Make Your Best Cow Pasture

Is your “cow pasture” equipped to feed cattle? Let’s find out!

About the Activity

Did you know that grasses make up about 26% of the plant life on Earth? And since cows are grazers by nature, it’s not surprising that grasses contribute significantly to a cow’s diet, especially when they are out in the pasture. But exactly what they eat when they are foraging for themselves may not be as cut-and-dry as when the feed is premeasured.

In this activity, kids you’ll learn how to determine if a pasture is right for your cattle and how many it can support.

Grades: 3-8
Topic: Animal Science, Math
Estimated Time: 30 minutes

Brought to you by the University of Tennessee Extension 4-H Youth Development, the University of Tennessee Institute of Agriculture Department of Animal Science, and USDA's National Institute of Food and Agriculture.

A picture of grass

Supplies
These simple supplies are all you’ll need for this activity.

  • 6 plastic drinking straws (approximately 9 inches each)
  • Tape
  • Scissors
  • Ruler or yardstick
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Activity Steps

In this activity, we are going to calculate two things: species composition and forage yield. Species composition can be estimated through visual observation. Forage yield, or the total amount of forage available for grazing, can help make decisions about how many cattle a pasture can support.

There are various ways to determine forage mass, but using a grazing stick or pasture ruler is a simple method. Using a frame or quadrant can help with these observations because it breaks a large area into small, measurable pieces. Print out the worksheet, and let’s get started!

Three cows eating grass in a field

Create a frame with your straws

  1. Cut four of the drinking straws into 3-inch lengths.
  2. Tape one, 9-inch straw and one, 3-inch straw together to create a side that is 1-foot long.
  3. Repeat Step 2 three more times until you have four foot-long pieces.
  4. Tape the four pieces together to form a square. You now have your frame!

 
Tip: You can use the “bendy” part of the straw as the corner to connect it easier.
 
Place your frame
Place your frame in a random, grassy location. If you don’t have access to a pasture, a yard or a field will do just fine. Toss the frame a short distance in front of you to allow for random sampling.
 
Take stock of your sample
Observe your grass sample from above to determine the species composition.

  • Estimate the following items listed in the chart below to the nearest 5%. Record your observations in the appropriate place in the worksheet.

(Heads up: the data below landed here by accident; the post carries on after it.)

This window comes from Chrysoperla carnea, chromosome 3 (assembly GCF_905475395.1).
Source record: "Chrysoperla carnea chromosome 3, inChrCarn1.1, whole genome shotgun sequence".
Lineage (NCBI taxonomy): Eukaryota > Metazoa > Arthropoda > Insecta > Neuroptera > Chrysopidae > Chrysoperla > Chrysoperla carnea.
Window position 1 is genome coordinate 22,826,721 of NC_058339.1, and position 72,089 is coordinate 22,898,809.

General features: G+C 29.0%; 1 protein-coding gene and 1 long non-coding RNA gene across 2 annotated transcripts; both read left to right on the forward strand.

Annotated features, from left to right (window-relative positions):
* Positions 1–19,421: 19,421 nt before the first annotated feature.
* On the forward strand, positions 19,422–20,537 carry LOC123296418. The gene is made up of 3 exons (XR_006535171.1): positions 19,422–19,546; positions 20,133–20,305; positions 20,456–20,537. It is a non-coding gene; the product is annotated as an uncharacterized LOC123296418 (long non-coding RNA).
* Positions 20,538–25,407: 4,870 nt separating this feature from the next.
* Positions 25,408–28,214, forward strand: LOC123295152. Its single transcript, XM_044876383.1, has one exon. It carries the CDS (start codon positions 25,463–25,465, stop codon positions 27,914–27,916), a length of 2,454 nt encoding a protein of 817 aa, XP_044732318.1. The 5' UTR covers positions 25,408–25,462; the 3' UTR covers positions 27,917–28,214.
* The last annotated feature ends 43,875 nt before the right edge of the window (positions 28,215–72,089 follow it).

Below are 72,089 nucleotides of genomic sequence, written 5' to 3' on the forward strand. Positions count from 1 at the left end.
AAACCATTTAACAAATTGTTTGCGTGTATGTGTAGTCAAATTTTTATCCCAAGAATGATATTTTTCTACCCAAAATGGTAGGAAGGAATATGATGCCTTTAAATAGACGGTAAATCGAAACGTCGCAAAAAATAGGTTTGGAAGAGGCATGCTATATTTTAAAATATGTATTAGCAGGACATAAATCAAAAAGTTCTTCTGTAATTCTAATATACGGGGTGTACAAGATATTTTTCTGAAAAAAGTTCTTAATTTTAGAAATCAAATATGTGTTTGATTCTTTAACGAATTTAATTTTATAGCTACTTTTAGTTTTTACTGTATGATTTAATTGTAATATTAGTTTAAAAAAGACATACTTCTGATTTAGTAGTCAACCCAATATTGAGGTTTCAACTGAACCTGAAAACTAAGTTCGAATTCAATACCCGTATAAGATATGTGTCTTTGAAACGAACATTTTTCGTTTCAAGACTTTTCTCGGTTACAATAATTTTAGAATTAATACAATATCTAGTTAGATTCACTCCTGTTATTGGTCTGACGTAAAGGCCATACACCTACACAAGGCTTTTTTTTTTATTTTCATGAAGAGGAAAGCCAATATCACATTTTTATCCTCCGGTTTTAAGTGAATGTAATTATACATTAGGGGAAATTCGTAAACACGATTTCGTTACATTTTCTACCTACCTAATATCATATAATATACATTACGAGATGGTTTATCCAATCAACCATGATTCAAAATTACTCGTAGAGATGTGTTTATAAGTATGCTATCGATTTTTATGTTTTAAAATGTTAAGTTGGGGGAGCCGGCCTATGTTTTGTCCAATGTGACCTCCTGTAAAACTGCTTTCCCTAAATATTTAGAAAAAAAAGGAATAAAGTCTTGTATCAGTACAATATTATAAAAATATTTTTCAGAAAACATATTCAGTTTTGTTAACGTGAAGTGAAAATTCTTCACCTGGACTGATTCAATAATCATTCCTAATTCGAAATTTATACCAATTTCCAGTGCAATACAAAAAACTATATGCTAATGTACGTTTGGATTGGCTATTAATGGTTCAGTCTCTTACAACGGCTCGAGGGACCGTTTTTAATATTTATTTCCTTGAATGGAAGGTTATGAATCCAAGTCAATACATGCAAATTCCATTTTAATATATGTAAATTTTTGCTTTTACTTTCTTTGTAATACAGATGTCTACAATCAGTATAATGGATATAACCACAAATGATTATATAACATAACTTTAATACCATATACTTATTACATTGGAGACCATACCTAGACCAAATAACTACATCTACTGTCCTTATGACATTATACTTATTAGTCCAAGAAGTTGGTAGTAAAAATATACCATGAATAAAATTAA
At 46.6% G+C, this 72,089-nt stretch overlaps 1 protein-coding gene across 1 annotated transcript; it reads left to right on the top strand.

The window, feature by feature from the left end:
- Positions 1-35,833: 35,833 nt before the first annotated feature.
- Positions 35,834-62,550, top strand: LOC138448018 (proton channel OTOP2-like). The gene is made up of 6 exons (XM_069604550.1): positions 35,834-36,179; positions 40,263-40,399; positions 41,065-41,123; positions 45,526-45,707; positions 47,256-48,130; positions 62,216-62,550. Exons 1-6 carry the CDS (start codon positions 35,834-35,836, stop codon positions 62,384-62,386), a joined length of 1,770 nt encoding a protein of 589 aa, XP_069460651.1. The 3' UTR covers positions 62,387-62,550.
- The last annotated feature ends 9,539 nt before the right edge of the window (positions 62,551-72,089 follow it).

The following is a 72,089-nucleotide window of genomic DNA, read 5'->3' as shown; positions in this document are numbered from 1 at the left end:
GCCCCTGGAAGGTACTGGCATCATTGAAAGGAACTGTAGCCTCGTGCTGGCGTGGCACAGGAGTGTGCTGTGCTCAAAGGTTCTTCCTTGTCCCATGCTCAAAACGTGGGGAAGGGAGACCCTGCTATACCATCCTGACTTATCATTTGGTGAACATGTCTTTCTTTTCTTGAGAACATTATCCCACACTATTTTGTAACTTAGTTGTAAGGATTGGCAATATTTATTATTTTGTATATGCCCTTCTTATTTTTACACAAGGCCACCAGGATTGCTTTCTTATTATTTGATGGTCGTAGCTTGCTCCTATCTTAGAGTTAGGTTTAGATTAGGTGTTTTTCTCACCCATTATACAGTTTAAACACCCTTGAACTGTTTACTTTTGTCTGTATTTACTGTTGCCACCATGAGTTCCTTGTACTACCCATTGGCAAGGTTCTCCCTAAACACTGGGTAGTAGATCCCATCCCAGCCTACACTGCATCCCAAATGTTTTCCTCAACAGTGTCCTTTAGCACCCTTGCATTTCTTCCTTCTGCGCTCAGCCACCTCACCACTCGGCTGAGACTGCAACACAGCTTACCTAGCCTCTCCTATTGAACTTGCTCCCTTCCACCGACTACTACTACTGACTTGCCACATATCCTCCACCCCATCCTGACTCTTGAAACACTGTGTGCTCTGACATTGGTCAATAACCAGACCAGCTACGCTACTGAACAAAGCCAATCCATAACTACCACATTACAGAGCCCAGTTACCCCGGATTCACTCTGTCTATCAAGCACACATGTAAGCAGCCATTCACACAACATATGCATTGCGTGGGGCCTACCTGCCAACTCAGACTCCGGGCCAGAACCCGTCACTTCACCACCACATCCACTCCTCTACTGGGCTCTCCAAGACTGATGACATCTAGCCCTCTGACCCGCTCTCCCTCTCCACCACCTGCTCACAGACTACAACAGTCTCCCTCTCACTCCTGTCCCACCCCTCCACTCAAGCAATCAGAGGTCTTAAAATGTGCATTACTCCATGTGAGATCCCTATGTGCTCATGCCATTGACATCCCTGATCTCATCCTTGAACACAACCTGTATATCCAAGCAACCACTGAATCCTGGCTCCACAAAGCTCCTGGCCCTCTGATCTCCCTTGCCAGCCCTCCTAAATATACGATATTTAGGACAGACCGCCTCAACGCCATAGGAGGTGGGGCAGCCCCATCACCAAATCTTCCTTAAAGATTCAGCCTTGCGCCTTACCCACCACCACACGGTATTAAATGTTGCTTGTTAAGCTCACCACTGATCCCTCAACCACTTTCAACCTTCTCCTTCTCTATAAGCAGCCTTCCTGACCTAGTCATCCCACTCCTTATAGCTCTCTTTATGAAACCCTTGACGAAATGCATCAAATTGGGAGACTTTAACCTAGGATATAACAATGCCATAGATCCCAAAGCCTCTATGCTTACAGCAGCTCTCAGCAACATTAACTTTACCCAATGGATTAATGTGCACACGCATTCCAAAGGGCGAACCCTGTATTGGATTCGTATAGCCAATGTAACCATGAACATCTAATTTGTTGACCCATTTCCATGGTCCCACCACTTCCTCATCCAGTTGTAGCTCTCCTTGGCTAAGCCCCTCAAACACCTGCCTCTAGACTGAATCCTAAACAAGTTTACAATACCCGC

• Measure the average height of the forage within the frame and record your observations in the appropriate spot in the worksheet.
  • Repeat this process three more times, until you have a total of four samples.

Example for measuring species composition: Figure 2 shows an illustration of a quadrant in a mixed pasture. The pointed plants represent desirable species and the rounded plants represent weeds. An estimation of species composition here would be 50% desirable species, 40% weeds, and 10% bare ground.
 
Tip: When measuring the forage for height, it helps to place your hand on top of the forage canopy to determine the height, making sure you are not measuring the tips of the longest pieces. The height should be a representative average of the plant height within the quadrant, which you can determine roughly by laying your hand flatly against the top of the grass.Did you know? Incorporating legumes like clover into pastures can improve forage quality and add nitrogen to the soil.
Did you know? In real situations, forage crops are categorized by three criteria:

  • Grass or legume
  • Annual or perennial
  • Warm-season or cool-season


Calculate forage mass
Use the information in the grass chart in the worksheet Figure 1 to calculate the forage mass in your plot of land. For illustration purposes, choose whichever species is most common in your pasture/yard.Did you know? As forage grows and becomes more mature, its yield increases but its quality decreases.

Reflection Questions
Bonus questions to inspire wonder.

  1. What does species composition tell you about the condition of your pasture?
  2. What does canopy height tell you about your pasture?
  3. Other than straws, what else could be used to create a frame for observing species composition?
  4. How can you use these measurements to determine the most appropriate number of animals for a pasture?
  5. What other information about the cattle or grazing system do you need to know to make grazing decisions?
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Investigate and Explore
Take what you've learned to the next level to learn more and explore the possibilities.

For this activity, you will need a camera (a camera on a mobile device will do just fine), an internet connection, note cards, and markers.

  • Take a photo of one of the weeds you found in the first activity. Research to identify the type.
  • Repeat this with other types of weeds, plants, or grasses that you observed.
  • Create a set of flashcards that includes five different grasses and five different weeds that are common where you live. To create each flashcard, put the mage on the front and name on the back.
  • If you didn’t find enough plants for your flashcard set, research additional grasses and weeds that are local to your area, and create flashcards for those.
Close-up of wheat

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No endorsement of these supporters' products or services is granted or implied by 4‑H. This work is supported by the USDA National Institute of Food and Agriculture, AFRI - Education and Workforce Development project 2021-67037-33376.9

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